We often think we can read someone’s personality from their gait – but while many of those assumptions are wrong, your walk may nevertheless reveal the one thing you are trying to hide.

If you saw a man walk into a bar with a John Wayne swagger, you might assume that he’s a confident, tough kind of guy. Or perhaps you’d have less polite thoughts. Either way, you probably wouldn’t be able to help yourself from jumping to conclusions about his personality based on his gait.

Psychologists have been studying these assumptions for well over three quarters of a century, and their findings suggest that most of us do tend to make very similar interpretations of other people’s personalities based on their walking style. After watching that wannabe cowboy walk into the bar, the likelihood is that you and I would agree about the kind of personality he has.

But how accurate are these assumptions? And what other kinds of characteristics can we read from someone’s gait? Chillingly, the best person to ask may be a psychopath.

What can we read from someone’s gait? The best person to ask may be a psychopath

Let’s look first at the research into gait and personality. One of the earliest investigations was published in 1935 by German-born psychologist Werner Wolff. He filmed five men and three women without them knowing, as they took part in a ring-throwing task while wearing overalls (to conceal other personality give-aways).

A John Wayne swagger makes people picture a certain personality (Credit: Getty Images)

A John Wayne swagger makes people picture a certain personality (Credit: Getty Images)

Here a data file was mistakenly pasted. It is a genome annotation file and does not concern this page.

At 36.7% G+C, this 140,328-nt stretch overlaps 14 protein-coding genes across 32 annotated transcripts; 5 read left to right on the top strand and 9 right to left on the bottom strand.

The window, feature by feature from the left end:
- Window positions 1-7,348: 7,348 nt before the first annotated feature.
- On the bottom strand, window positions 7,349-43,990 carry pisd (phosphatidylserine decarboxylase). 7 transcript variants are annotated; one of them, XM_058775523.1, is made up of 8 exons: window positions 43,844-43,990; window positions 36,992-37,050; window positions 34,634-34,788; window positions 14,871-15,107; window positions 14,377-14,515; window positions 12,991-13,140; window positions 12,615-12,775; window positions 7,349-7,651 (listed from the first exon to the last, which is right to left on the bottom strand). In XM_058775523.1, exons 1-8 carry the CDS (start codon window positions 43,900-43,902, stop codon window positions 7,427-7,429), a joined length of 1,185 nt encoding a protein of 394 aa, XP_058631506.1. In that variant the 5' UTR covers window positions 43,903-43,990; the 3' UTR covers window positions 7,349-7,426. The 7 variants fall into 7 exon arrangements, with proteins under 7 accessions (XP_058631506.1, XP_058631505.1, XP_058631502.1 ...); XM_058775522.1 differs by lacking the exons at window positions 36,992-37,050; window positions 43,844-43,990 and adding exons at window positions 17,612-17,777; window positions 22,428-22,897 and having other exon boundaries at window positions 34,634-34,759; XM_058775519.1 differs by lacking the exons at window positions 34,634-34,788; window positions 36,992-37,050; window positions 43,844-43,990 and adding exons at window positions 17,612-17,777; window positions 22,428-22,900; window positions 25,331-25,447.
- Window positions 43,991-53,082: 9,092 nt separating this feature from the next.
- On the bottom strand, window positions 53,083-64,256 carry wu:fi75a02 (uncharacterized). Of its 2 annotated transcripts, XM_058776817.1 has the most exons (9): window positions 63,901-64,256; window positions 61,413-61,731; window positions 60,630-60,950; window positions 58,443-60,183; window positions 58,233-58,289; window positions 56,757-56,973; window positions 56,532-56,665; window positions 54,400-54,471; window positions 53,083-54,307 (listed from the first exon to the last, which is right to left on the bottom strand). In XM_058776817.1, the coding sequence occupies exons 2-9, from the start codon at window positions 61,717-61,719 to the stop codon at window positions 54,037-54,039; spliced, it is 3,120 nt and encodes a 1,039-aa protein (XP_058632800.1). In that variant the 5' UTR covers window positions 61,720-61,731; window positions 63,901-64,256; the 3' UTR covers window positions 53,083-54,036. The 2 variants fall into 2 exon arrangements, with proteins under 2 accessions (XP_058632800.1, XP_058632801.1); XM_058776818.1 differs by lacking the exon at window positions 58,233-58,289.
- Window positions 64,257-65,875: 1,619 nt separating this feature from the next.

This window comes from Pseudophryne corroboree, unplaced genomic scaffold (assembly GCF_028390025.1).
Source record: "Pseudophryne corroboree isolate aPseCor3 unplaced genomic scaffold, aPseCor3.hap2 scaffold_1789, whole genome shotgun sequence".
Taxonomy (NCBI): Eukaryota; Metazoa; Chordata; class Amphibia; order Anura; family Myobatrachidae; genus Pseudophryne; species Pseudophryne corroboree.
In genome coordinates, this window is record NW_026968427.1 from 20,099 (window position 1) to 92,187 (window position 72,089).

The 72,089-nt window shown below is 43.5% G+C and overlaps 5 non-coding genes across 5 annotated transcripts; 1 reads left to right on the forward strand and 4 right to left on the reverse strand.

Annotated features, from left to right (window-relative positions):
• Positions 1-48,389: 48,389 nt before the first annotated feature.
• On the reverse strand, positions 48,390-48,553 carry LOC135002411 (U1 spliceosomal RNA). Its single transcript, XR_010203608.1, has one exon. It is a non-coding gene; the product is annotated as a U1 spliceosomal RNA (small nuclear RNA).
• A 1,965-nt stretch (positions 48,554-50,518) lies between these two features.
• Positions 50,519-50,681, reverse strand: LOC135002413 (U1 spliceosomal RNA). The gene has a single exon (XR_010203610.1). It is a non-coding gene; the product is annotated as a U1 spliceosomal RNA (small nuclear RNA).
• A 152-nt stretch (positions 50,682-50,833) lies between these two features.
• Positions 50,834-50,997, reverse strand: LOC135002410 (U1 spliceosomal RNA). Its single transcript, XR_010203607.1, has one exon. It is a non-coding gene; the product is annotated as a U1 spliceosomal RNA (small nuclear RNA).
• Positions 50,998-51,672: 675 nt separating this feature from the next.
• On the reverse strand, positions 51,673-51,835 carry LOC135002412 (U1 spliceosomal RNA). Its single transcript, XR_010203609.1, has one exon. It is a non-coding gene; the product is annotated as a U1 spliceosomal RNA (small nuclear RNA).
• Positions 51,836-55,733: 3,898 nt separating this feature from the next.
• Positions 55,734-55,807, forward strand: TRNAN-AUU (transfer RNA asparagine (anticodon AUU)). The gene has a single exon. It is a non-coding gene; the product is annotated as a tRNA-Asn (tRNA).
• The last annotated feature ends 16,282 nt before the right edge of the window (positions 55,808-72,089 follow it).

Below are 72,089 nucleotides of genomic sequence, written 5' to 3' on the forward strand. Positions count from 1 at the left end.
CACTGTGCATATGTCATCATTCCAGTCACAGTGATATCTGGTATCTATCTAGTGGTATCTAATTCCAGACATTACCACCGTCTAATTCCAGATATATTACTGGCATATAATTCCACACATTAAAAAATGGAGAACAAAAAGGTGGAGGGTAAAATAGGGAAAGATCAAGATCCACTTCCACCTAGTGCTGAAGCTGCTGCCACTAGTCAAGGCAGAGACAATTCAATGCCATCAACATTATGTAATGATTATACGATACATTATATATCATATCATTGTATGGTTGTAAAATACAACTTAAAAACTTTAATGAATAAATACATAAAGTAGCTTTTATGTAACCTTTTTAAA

Later, the participants watched back the films, which had been edited to hide their heads, and they made interpretations of each other’s personalities based purely on their gaits.

The study features some quaint details - the sound of the recording reel had to be camouflaged with a ticking metronome, for instance. More importantly, Wolff found that his participants readily formed impressions of each other based on their gaits, and that there was often a lot of agreement in their judgments. For example, consider some of the descriptions given independently by the participants for “Subject 45”:

“Pretentious, with no foundation for it.”

“Somebody who wants to gain attention at any price.”

“Conscious and intentional vanity, eager to be admired.”

“Inwardly insecure, tries to appear secure to others.”

“Dull, somewhat subaltern, insecure.”

It seems amazing that the participants formed such similar impressions for this subject and others. Of course, with such a small sample and the possibility that the participants were picking up on other cues besides gait, there are problems with this early research (the participants also knew each other, although they were poor at recognising who was who from the videos).

US psychologists in the late 1980s found that there are broadly two kinds of walk (Credit: iStock)

US psychologists in the late 1980s found that there are broadly two kinds of walk (Credit: iStock)

Modern experiments are more sophisticated, not least because of digital technology that can transform a person’s walk into a simple point-light display against a black background, with white dots showing the movement of each of their key joints. This strips out any other cues besides the motion of their gait.

Swing or sway

Using this approach, US psychologists in the late 1980s found that there are broadly two kinds of walk, which could be characterised by either a more youthful or older style of movement. The former involving a more bouncy rhythm, more swaying of the hips, larger arm swings and more frequent steps, while the latter was stiffer and slower with more leaning forward. Crucially, the gait did not necessarily correspond to the walker’s actual age – you could be young with an old gait and vice versa. Furthermore, the observers assumed that people who walked with a younger style were happier and more powerful. This remained the case even when their actual age was made apparent by revealing their faces and bodies.

There are broadly two kinds of walk: youthful, or older style of movement